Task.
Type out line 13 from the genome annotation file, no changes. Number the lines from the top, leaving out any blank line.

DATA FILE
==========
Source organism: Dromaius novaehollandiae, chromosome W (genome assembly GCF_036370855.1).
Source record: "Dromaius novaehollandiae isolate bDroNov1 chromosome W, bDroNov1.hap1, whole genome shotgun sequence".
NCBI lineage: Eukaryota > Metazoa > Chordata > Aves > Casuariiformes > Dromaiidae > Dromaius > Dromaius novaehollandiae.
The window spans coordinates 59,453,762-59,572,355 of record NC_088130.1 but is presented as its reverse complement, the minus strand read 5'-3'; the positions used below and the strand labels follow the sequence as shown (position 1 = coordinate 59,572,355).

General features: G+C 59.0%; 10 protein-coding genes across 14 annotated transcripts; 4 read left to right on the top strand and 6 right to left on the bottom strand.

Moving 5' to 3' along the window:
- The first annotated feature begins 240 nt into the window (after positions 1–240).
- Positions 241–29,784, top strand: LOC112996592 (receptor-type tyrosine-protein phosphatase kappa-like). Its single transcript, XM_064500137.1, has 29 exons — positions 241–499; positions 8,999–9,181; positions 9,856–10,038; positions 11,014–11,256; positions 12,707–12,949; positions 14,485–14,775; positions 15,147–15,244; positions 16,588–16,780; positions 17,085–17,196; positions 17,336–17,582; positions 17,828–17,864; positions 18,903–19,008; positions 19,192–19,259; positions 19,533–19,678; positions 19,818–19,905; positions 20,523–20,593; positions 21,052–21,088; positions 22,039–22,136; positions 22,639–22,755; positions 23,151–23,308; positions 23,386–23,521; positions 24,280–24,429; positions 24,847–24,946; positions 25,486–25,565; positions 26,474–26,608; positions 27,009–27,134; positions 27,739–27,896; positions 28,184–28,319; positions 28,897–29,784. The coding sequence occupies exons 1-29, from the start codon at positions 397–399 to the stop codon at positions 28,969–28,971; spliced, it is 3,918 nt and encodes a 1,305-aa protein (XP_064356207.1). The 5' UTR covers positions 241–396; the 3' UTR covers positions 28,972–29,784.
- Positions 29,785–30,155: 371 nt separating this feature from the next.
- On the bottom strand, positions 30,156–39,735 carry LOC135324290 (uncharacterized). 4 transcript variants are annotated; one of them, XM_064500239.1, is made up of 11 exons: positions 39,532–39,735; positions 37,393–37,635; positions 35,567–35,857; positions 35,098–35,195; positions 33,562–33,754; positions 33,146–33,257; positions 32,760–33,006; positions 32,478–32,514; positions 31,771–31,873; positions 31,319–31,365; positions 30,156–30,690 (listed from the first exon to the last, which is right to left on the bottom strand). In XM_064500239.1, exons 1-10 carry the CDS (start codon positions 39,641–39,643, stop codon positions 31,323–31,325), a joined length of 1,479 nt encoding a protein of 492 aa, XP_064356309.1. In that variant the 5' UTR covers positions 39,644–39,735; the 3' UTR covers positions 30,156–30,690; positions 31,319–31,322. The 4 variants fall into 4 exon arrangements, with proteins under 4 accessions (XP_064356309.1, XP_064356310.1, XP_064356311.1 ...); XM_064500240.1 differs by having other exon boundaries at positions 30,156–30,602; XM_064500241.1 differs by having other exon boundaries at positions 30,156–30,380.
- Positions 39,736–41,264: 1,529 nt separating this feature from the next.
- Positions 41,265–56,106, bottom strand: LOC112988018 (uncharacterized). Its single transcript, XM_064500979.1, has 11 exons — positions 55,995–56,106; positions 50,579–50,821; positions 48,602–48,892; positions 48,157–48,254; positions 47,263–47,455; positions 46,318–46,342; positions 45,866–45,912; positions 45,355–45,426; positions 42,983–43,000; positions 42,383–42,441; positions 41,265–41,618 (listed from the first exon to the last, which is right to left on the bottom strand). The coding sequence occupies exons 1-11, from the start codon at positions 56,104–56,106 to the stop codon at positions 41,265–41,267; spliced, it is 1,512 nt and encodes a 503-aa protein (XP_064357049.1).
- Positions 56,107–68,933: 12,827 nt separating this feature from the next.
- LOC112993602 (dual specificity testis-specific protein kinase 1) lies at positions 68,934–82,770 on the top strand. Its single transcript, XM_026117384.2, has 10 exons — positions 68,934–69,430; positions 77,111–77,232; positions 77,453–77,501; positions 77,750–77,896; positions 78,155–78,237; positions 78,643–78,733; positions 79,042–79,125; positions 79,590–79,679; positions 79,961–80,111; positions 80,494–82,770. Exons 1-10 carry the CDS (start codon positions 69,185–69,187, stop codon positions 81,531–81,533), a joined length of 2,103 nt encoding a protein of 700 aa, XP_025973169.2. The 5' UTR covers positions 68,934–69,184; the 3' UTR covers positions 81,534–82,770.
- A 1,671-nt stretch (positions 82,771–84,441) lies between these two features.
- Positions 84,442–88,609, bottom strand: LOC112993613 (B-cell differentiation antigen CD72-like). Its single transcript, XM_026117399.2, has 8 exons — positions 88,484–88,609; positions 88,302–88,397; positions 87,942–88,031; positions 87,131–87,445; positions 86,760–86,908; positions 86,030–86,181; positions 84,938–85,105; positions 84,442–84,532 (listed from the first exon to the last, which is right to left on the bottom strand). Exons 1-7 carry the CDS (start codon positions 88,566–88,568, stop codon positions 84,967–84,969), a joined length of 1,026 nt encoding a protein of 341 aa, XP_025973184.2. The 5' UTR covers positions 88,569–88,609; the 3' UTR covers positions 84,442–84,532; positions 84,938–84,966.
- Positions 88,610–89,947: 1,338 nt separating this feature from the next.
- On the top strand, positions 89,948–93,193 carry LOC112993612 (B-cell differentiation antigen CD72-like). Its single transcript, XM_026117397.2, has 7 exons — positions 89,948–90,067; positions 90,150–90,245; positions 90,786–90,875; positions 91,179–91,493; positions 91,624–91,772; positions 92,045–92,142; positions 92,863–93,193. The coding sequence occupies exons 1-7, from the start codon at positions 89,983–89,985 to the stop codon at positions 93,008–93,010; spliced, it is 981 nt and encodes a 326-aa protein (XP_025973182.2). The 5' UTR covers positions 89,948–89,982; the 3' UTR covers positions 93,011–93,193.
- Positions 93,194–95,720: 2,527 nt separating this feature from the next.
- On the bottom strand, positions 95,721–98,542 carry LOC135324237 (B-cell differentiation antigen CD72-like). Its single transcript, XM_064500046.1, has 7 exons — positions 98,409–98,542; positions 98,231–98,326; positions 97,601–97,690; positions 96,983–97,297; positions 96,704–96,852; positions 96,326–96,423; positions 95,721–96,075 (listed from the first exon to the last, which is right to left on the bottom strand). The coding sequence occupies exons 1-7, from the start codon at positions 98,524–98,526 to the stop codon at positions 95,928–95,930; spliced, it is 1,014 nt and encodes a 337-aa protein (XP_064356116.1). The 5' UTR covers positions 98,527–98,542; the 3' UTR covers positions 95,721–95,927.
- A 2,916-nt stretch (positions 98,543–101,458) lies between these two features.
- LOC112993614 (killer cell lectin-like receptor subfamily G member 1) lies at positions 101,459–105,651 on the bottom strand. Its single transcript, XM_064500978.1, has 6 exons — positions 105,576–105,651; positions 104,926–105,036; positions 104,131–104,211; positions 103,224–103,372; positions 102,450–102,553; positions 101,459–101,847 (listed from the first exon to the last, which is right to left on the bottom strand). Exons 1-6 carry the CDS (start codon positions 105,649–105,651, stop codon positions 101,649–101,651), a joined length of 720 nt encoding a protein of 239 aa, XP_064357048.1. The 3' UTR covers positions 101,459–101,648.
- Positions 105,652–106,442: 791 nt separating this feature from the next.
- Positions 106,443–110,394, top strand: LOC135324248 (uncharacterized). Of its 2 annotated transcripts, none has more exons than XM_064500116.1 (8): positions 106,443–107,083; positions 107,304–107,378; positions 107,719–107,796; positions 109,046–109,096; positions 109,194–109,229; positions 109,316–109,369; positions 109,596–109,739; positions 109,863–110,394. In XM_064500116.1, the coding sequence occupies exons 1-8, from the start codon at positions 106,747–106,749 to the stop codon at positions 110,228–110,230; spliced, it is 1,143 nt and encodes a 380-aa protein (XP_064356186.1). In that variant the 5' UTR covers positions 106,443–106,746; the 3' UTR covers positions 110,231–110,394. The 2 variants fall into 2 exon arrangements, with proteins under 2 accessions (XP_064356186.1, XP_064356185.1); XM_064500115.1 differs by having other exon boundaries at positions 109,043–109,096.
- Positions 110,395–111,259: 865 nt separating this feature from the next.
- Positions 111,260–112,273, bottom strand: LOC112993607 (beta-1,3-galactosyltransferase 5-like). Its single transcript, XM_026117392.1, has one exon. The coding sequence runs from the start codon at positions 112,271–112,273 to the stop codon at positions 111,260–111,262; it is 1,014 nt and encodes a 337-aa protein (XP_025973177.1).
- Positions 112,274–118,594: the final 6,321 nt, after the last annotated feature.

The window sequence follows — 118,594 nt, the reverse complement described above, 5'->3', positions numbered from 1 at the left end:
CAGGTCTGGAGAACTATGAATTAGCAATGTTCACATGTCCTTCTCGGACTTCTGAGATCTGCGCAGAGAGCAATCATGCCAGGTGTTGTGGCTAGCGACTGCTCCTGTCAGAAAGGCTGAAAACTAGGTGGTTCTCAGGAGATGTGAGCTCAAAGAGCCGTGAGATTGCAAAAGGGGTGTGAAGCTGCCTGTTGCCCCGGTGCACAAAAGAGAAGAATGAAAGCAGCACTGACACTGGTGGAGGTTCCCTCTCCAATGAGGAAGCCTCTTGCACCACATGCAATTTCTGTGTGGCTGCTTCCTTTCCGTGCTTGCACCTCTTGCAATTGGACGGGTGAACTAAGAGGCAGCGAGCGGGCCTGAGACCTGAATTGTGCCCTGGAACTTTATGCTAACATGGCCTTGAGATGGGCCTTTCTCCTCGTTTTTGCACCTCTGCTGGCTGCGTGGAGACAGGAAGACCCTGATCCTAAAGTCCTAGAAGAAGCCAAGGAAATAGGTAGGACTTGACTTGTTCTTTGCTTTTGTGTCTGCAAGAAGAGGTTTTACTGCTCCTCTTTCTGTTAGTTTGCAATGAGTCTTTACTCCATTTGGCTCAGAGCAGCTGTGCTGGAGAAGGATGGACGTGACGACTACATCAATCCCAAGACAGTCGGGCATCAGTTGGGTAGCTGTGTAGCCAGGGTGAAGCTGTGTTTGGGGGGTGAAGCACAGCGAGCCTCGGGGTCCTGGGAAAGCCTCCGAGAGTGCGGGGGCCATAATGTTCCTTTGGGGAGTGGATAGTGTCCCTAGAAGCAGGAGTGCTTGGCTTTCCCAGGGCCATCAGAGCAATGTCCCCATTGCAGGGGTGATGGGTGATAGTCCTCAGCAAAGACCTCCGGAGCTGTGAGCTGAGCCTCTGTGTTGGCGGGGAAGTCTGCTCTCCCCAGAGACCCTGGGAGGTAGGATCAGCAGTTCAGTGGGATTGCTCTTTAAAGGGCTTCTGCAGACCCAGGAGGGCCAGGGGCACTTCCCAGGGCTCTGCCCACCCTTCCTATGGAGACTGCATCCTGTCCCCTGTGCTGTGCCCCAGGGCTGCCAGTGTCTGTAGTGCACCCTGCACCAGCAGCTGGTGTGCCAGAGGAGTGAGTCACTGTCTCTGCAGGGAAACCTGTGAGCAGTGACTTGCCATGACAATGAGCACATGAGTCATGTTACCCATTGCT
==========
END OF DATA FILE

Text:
- Positions 56,107–68,933: 12,827 nt separating this feature from the next.